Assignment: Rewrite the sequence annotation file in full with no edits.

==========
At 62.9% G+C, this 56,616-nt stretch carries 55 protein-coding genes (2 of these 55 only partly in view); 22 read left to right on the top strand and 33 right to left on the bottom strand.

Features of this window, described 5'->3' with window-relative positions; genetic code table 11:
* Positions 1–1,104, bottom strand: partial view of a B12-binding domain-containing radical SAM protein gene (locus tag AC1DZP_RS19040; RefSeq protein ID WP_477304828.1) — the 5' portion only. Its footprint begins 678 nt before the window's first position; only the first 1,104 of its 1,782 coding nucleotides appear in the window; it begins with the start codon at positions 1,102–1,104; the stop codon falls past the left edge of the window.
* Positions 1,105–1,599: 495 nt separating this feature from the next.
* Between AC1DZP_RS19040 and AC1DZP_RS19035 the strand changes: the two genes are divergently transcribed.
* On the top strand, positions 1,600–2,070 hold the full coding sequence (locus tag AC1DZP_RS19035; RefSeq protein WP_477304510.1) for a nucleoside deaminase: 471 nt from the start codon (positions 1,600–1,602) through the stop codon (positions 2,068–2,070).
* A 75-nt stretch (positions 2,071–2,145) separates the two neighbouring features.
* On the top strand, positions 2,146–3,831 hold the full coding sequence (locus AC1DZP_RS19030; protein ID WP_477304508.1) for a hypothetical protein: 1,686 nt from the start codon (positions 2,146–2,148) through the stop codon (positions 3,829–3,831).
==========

At 62.9% G+C, this 56,616-nt stretch carries 55 protein-coding genes (2 of these 55 only partly in view); 22 read left to right on the top strand and 33 right to left on the bottom strand.

Features of this window, described 5'->3' with window-relative positions; genetic code table 11:
* Positions 1–1,104, bottom strand: partial view of a B12-binding domain-containing radical SAM protein gene (locus tag AC1DZP_RS19040; RefSeq protein ID WP_477304828.1) — the 5' portion only. Its footprint begins 678 nt before the window's first position; only the first 1,104 of its 1,782 coding nucleotides appear in the window; it begins with the start codon at positions 1,102–1,104; the stop codon falls past the left edge of the window.
* Positions 1,105–1,599: 495 nt separating this feature from the next.
* Between AC1DZP_RS19040 and AC1DZP_RS19035 the strand changes: the two genes are divergently transcribed.
* On the top strand, positions 1,600–2,070 hold the full coding sequence (locus tag AC1DZP_RS19035; RefSeq protein WP_477304510.1) for a nucleoside deaminase: 471 nt from the start codon (positions 1,600–1,602) through the stop codon (positions 2,068–2,070).
* A 75-nt stretch (positions 2,071–2,145) separates the two neighbouring features.
* On the top strand, positions 2,146–3,831 hold the full coding sequence (locus AC1DZP_RS19030; protein ID WP_477304508.1) for a hypothetical protein: 1,686 nt from the start codon (positions 2,146–2,148) through the stop codon (positions 3,829–3,831).